The President’s Cabin Fire
By Brendan Honick
The first president's office at Stockton State College, before the executive suite in K Wing existed, overlooked the northern shore of Lake Fred in a rustic log cabin. This cabin, and three others, had been built by previous property owners years before ground was broken for the Galloway campus. In the 1972-1973 academic year, the President’s Cabin seems to have represented a breaking point in on-going student and faculty protests: on the evening of February 21, 1973, when tensions reached a boiling point, it was set ablaze.
As the Galloway campus was being constructed, the growing administration needed places to work; they claimed some of the cabins on Lake Fred for their offices. In the essay “Providing Funds” in Reaching 40, the University’s 40th anniversary commemorative text, former Director of Financial Aid Jeanne Sparacino Lewis describes how her office made use of the unique setting. According to her, “The Office of Financial Aid was relocated to a log cabin on Lake Fred. The log cabin consisted of two professional offices, a bathroom, a kitchen, and a living area, which provided space for the clerical staff” (72). Although the cabins’ interiors were originally designed for home, not office use, they were functional: their proximity to one another (see the map) centralized several offices in one location. This grouping foreshadowed current administrative clusters at the Galloway campus, such as K and L Wings (e.g., the contemporary President’s Office) and the second floor of the Campus Center. The administration did not have sole use of the cabins for long; when students arrived, they used the cabins as places to hold mass services, run food co-ops, and gather for musical jam sessions. The plan for the President’s Cabin, before the fire, was eventually to convert it to a student lounge. Since the cabin was demolished soon after the blaze, this use never materialized.
In the 1970s, Stockton’s power dynamics were evolving. The administration, faculty, and students all wanted a say in how the school would be managed. President Bjork’s view was that he and the Board of Trustees held the most influence and the final say at the school: faculty and students were secondary. In December 1972, seven members of the founding faculty were not recommended for reappointment by President Bjork, a decision that would terminate their employment at Stockton. This was part of a new staffing and evaluation plan that Bjork and the Board of Trustees had developed without consulting with the faculty. Because professors were unhappy about the deterioration of shared governance (the collective shaping of Stockton), membership in the Stockton Federation of Teachers (SFT) union increased. Tensions between the administration and faculty were so high that, on February 13, 1973, the SFT called for Stockton to protest Bjork's decision: they argued that students and faculty were not being fairly represented. On February 21, the SFT voted to hold a moratorium on “business as usual.” The students voiced their concerns as well and although Bjork met with the Stockton Student Union (SSU) on February 21 to placate their concerns, that same day they voted to strike for shared governance. That night, an anonymous party set fire to the President’s cabin.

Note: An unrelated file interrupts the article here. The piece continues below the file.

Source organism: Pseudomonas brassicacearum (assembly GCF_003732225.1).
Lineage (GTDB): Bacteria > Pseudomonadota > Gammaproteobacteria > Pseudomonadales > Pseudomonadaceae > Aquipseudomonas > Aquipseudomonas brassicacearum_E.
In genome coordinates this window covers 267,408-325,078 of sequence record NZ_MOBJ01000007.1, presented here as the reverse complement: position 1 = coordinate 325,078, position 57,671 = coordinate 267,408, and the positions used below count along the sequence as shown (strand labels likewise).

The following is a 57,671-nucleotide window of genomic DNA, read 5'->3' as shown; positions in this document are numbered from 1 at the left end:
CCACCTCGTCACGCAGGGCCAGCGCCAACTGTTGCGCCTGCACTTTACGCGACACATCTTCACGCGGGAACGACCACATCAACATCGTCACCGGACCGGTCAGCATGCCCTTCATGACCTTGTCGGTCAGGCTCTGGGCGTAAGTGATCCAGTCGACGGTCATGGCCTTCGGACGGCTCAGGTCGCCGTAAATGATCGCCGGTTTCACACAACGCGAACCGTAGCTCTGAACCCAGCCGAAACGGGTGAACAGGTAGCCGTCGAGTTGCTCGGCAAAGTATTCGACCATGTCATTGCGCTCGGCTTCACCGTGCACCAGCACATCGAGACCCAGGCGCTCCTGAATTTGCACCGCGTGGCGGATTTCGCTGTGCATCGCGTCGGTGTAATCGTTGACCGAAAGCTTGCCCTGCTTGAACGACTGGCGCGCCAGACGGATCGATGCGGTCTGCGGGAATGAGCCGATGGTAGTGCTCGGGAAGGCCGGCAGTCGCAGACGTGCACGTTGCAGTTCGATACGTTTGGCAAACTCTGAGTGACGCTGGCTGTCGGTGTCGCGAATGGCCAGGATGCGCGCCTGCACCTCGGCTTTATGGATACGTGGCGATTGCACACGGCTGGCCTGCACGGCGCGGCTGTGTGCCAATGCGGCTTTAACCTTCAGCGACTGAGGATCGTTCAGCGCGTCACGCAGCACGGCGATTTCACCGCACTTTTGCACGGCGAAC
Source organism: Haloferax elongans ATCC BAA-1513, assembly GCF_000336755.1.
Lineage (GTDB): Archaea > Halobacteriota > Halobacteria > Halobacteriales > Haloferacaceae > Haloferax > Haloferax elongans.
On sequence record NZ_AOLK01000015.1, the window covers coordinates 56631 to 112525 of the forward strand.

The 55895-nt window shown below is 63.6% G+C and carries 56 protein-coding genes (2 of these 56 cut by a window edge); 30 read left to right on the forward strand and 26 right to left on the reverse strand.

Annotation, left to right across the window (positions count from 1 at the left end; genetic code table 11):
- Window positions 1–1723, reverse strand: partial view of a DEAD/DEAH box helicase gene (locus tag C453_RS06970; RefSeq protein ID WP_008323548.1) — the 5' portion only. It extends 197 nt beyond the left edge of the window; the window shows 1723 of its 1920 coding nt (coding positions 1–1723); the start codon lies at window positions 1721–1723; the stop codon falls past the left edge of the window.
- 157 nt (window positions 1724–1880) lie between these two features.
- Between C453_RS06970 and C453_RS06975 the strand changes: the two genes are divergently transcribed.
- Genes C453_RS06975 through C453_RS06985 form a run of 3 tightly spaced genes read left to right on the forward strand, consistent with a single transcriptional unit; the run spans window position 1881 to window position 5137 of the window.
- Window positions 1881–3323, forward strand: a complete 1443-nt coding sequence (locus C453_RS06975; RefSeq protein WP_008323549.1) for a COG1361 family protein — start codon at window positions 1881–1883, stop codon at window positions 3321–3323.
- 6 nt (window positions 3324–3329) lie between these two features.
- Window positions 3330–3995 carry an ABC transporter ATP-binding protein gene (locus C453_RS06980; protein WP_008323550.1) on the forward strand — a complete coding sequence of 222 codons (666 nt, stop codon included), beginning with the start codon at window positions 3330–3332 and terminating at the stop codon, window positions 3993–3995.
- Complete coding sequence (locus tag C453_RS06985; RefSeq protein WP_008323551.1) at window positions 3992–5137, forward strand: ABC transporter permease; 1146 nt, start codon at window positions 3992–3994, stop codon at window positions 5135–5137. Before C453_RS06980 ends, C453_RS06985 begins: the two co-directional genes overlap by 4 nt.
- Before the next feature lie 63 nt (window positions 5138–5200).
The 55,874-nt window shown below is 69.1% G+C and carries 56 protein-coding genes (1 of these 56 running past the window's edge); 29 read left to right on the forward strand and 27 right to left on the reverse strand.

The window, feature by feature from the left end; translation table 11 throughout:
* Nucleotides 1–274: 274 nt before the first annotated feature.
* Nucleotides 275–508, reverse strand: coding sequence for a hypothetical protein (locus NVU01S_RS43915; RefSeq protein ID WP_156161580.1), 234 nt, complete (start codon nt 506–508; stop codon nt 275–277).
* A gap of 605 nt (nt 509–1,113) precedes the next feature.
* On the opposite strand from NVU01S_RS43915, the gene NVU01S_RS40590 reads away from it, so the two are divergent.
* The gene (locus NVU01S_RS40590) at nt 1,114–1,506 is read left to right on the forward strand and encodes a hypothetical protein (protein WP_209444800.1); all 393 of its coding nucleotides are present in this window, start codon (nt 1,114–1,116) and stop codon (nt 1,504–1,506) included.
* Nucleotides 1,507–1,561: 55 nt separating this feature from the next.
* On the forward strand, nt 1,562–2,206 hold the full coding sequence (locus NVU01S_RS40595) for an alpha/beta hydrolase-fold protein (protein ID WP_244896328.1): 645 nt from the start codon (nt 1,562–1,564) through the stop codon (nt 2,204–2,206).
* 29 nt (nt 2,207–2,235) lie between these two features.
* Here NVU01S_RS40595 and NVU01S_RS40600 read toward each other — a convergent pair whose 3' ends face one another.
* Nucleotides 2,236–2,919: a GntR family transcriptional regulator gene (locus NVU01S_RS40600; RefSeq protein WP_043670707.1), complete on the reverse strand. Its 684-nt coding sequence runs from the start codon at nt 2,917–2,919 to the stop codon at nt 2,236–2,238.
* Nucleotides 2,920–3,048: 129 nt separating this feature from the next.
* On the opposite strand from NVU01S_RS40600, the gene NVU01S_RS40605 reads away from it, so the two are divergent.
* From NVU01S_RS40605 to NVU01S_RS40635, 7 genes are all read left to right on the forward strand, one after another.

Although no person or group claimed responsibility for the fire, the news of the event spread far and wide (The New York Times reported on the fire on February 23). The February 28, 1973, issue of The Argo describes the destruction: “Extensive damage was reported in the secretarial area of the cabin. Also damaged severely was the offices of Chuck Tantillo and Joe Barritt. Richard Chait’s office and that of the presidents’ [sic] received less damage. The administration puts the loss in access [sic] of $50,000 as most of the equipment (desks, typewriters, cabinets, dictaphones etc.) was a total loss.” Although many of the office’s documents and folders were charred, they were preserved (they can still be found, singed, in Stockton’s Special Collections and Archives).
Both the SFT and the Student Union condemned the arson, yet the message, from this historical distance, seems clear: there were enough aggrieved parties on campus that someone deemed it necessary to send a message to Bjork and the Board of Trustees.
While the cabins on Lake Fred no longer stand, they are an important part of Stockton’s history. The blaze on the lake’s shore in 1973 highlights how contentious debates about Stockton’s governance were. Although few individuals working at Stockton today remember the fire, the event has had a lasting effect on the institution’s memory. The President’s Cabin, removed from the academic center of campus, symbolized a distancing between President Bjork and the students and faculty in the 1970s. The arson, perhaps, showed that Bjork’s decisions would not go uncontested. The actions of a few threatened the fundamental purpose of the College, but, fortunately, the result has merely become a memory.